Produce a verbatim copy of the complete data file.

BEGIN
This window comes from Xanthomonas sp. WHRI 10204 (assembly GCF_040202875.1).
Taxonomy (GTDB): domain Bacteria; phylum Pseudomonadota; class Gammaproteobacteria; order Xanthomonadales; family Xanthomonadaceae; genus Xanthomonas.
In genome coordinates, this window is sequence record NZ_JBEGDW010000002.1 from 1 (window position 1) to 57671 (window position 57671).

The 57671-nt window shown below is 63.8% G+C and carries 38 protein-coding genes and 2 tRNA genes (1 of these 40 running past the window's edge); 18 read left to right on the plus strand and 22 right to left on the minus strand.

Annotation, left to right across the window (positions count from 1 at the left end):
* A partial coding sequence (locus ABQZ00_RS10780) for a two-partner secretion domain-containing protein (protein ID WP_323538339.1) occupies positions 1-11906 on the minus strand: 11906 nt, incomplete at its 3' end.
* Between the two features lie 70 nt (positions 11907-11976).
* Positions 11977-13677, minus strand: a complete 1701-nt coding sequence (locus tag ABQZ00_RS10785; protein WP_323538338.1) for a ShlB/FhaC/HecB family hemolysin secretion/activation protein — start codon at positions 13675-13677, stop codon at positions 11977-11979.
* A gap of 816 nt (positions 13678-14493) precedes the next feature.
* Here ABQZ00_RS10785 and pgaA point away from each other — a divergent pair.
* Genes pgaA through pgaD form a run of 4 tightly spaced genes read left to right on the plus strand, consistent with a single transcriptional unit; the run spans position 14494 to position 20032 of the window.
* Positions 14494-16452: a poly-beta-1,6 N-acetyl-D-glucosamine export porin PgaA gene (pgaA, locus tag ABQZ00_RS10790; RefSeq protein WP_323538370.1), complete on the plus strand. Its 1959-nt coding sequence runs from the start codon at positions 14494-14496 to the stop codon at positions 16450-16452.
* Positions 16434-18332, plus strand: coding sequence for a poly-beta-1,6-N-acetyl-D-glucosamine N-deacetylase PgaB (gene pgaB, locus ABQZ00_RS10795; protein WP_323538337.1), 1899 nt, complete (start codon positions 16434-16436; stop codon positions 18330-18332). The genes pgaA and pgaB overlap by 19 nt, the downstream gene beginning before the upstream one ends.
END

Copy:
This window comes from Xanthomonas sp. WHRI 10204 (assembly GCF_040202875.1).
Taxonomy (GTDB): domain Bacteria; phylum Pseudomonadota; class Gammaproteobacteria; order Xanthomonadales; family Xanthomonadaceae; genus Xanthomonas.
In genome coordinates, this window is sequence record NZ_JBEGDW010000002.1 from 1 (window position 1) to 57671 (window position 57671).

The 57671-nt window shown below is 63.8% G+C and carries 38 protein-coding genes and 2 tRNA genes (1 of these 40 running past the window's edge); 18 read left to right on the plus strand and 22 right to left on the minus strand.

Annotation, left to right across the window (positions count from 1 at the left end):
* A partial coding sequence (locus ABQZ00_RS10780) for a two-partner secretion domain-containing protein (protein ID WP_323538339.1) occupies positions 1-11906 on the minus strand: 11906 nt, incomplete at its 3' end.
* Between the two features lie 70 nt (positions 11907-11976).
* Positions 11977-13677, minus strand: a complete 1701-nt coding sequence (locus tag ABQZ00_RS10785; protein WP_323538338.1) for a ShlB/FhaC/HecB family hemolysin secretion/activation protein — start codon at positions 13675-13677, stop codon at positions 11977-11979.
* A gap of 816 nt (positions 13678-14493) precedes the next feature.
* Here ABQZ00_RS10785 and pgaA point away from each other — a divergent pair.
* Genes pgaA through pgaD form a run of 4 tightly spaced genes read left to right on the plus strand, consistent with a single transcriptional unit; the run spans position 14494 to position 20032 of the window.
* Positions 14494-16452: a poly-beta-1,6 N-acetyl-D-glucosamine export porin PgaA gene (pgaA, locus tag ABQZ00_RS10790; RefSeq protein WP_323538370.1), complete on the plus strand. Its 1959-nt coding sequence runs from the start codon at positions 14494-14496 to the stop codon at positions 16450-16452.
* Positions 16434-18332, plus strand: coding sequence for a poly-beta-1,6-N-acetyl-D-glucosamine N-deacetylase PgaB (gene pgaB, locus ABQZ00_RS10795; protein WP_323538337.1), 1899 nt, complete (start codon positions 16434-16436; stop codon positions 18330-18332). The genes pgaA and pgaB overlap by 19 nt, the downstream gene beginning before the upstream one ends.